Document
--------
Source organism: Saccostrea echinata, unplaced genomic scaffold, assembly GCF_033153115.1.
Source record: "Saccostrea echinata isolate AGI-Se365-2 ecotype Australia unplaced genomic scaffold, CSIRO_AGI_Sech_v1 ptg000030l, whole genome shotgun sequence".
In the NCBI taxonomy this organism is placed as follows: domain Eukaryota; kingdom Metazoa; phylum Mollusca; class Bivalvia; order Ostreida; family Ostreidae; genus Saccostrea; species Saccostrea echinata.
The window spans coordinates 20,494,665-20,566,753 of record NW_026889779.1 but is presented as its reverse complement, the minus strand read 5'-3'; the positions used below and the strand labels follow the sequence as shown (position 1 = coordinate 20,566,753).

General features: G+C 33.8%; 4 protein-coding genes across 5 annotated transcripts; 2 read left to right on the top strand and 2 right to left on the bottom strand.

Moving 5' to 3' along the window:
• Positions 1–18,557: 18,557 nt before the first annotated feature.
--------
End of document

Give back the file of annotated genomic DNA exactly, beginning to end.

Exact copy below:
Source organism: Saccostrea echinata, unplaced genomic scaffold, assembly GCF_033153115.1.
Source record: "Saccostrea echinata isolate AGI-Se365-2 ecotype Australia unplaced genomic scaffold, CSIRO_AGI_Sech_v1 ptg000030l, whole genome shotgun sequence".
In the NCBI taxonomy this organism is placed as follows: domain Eukaryota; kingdom Metazoa; phylum Mollusca; class Bivalvia; order Ostreida; family Ostreidae; genus Saccostrea; species Saccostrea echinata.
The window spans coordinates 20,494,665-20,566,753 of record NW_026889779.1 but is presented as its reverse complement, the minus strand read 5'-3'; the positions used below and the strand labels follow the sequence as shown (position 1 = coordinate 20,566,753).

General features: G+C 33.8%; 4 protein-coding genes across 5 annotated transcripts; 2 read left to right on the top strand and 2 right to left on the bottom strand.

Moving 5' to 3' along the window:
• Positions 1–18,557: 18,557 nt before the first annotated feature.